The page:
Secretary of State John Kerry spoke passionately about the principles of free expression after a Wednesday shooting at a French satirical magazine left 12 dead.
“Free expression and a free press are core values. They are universal values, principles that can be attacked but never eradicated,” Kerry declared at a press conference held hours after the attack.
The targeted satirical magazine, “Charlie Hebdo,” published a series of controversial cartoons over the years, including of the Prophet Mohammed. Muslims widely find such depictions offensive and “Charlie Hebdo” received violent threats in response.
But Kerry argued that “no matter what your feelings were” about “Charlie Hebdo,” “the freedom of expression it represented is not able to be killed by this kind of act of terror.”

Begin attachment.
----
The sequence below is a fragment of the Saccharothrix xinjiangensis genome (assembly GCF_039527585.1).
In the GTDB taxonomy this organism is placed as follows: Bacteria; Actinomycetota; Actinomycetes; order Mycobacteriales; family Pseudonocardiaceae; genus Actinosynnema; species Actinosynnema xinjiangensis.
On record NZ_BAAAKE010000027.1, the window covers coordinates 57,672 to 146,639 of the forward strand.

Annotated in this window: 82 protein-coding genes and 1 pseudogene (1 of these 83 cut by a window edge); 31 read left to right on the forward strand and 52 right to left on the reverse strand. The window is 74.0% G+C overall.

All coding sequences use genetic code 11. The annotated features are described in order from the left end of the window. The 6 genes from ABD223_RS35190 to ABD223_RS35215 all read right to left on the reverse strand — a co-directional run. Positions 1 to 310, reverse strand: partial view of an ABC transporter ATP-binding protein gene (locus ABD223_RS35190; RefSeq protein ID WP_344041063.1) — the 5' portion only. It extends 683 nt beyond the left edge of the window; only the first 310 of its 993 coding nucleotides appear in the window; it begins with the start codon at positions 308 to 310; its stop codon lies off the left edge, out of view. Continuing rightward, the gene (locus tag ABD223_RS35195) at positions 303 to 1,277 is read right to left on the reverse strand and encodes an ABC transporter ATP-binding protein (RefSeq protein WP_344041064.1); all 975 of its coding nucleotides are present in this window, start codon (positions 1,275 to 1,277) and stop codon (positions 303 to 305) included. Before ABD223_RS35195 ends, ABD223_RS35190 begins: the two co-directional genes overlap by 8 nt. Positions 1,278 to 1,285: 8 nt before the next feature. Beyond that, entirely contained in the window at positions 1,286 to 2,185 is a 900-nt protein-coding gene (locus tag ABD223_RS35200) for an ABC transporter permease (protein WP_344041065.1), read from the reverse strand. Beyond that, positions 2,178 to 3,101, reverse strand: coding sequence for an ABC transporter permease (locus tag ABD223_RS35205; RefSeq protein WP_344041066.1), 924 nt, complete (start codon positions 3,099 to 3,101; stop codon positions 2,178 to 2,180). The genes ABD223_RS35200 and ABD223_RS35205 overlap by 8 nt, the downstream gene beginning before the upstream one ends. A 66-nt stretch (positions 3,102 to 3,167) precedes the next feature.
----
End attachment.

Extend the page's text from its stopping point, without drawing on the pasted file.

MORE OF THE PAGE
“I agree with the French imam, who today called the slain journalists ‘martyrs for liberty.’ Today’s murders are part of a larger confrontation, not between civilizations, … but between civilisation itself and those who are opposed to a civilized world. The murderers dared proclaim, ‘Charlie Hebdo’ is dead. But make no mistake, they are wrong,” Kerry said.
Kerry also spoke in French directly to the people of France and referenced the country’s history as an American ally and the first major modern Democratic government in Europe.
“Our countries are still united. Liberty. That’s it,” he said, according to a translation by Business Insider. “No country knows better than France that liberty has a price.”
Additional reporting by Hunter Walker.
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